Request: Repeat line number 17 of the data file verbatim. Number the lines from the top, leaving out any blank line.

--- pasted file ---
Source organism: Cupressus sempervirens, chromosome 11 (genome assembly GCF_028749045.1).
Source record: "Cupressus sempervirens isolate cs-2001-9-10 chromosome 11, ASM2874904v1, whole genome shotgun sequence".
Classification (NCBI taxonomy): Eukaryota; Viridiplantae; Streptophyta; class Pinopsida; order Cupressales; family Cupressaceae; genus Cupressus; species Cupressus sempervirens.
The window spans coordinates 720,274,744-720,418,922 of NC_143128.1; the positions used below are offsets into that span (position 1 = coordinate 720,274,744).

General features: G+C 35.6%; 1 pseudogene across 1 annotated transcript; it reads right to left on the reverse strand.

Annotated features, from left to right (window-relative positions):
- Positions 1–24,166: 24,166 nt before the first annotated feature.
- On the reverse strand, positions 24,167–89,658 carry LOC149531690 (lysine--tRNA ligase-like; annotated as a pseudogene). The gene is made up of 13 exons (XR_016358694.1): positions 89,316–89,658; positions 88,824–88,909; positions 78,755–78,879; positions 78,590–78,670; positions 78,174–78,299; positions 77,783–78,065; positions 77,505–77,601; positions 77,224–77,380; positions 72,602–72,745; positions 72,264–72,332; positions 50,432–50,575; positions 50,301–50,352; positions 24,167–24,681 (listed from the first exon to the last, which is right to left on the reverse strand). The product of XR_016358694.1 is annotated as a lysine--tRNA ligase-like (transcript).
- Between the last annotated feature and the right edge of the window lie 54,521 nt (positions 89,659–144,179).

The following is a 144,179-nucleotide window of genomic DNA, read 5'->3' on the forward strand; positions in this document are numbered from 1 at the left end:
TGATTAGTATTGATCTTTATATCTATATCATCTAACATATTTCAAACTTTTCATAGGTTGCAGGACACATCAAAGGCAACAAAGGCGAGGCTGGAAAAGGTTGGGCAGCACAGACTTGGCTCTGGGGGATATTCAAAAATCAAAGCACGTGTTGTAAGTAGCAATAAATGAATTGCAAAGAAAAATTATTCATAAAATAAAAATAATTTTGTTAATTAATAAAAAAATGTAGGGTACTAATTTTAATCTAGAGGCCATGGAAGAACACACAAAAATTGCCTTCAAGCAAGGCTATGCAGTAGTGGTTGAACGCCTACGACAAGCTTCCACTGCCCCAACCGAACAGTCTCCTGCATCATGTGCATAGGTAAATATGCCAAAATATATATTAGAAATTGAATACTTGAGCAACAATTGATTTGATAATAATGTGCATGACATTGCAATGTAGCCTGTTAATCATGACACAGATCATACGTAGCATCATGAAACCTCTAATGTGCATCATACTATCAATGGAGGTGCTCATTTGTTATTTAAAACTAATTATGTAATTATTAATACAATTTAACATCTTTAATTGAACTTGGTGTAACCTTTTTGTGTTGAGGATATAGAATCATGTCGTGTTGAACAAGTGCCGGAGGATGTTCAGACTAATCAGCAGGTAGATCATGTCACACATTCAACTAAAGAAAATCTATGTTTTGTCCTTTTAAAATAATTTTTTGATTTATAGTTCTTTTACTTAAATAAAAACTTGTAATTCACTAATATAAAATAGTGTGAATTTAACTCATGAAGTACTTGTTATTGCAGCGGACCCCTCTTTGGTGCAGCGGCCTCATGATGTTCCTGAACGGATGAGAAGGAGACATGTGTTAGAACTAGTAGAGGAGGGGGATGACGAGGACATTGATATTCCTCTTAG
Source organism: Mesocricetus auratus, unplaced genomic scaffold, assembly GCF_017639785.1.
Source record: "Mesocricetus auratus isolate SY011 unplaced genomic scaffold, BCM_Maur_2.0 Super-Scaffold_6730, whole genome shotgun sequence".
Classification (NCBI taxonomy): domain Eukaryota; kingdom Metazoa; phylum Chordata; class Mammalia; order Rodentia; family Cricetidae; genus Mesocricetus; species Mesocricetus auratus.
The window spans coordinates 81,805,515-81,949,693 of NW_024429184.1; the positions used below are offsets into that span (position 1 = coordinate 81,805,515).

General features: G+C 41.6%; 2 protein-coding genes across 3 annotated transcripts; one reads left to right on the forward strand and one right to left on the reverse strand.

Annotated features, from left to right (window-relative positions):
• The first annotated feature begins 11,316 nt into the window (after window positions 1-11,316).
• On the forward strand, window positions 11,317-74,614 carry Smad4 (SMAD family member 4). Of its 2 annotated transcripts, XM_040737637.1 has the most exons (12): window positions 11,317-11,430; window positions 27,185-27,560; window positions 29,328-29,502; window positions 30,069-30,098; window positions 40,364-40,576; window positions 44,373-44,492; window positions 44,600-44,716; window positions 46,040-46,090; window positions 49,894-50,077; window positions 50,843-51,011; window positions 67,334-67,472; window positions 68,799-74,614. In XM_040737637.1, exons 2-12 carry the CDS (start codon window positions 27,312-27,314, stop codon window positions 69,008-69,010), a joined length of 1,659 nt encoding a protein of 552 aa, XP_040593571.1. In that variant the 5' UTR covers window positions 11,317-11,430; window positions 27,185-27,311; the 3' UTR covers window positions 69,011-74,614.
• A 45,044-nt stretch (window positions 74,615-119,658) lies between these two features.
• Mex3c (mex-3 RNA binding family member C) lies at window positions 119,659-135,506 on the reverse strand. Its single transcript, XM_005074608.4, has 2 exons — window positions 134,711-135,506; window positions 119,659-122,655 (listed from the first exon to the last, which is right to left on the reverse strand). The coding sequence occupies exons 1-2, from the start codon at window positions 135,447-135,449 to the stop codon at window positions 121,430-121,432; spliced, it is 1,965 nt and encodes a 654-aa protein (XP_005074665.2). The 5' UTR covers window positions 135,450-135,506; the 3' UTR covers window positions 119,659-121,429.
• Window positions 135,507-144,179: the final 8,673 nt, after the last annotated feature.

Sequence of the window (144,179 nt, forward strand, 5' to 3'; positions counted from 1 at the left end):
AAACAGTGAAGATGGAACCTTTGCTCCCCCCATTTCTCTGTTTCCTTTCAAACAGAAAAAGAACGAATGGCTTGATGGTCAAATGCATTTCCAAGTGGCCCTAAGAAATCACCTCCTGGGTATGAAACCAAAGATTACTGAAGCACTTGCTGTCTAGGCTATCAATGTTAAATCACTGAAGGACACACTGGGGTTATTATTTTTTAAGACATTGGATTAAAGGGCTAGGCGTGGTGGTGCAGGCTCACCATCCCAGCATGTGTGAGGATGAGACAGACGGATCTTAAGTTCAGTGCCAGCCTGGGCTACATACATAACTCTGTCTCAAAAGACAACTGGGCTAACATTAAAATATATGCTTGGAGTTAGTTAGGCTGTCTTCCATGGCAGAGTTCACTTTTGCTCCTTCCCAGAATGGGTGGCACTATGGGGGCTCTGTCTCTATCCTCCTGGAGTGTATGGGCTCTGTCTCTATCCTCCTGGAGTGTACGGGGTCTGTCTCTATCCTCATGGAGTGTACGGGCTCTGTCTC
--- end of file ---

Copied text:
Annotated features, from left to right (window-relative positions):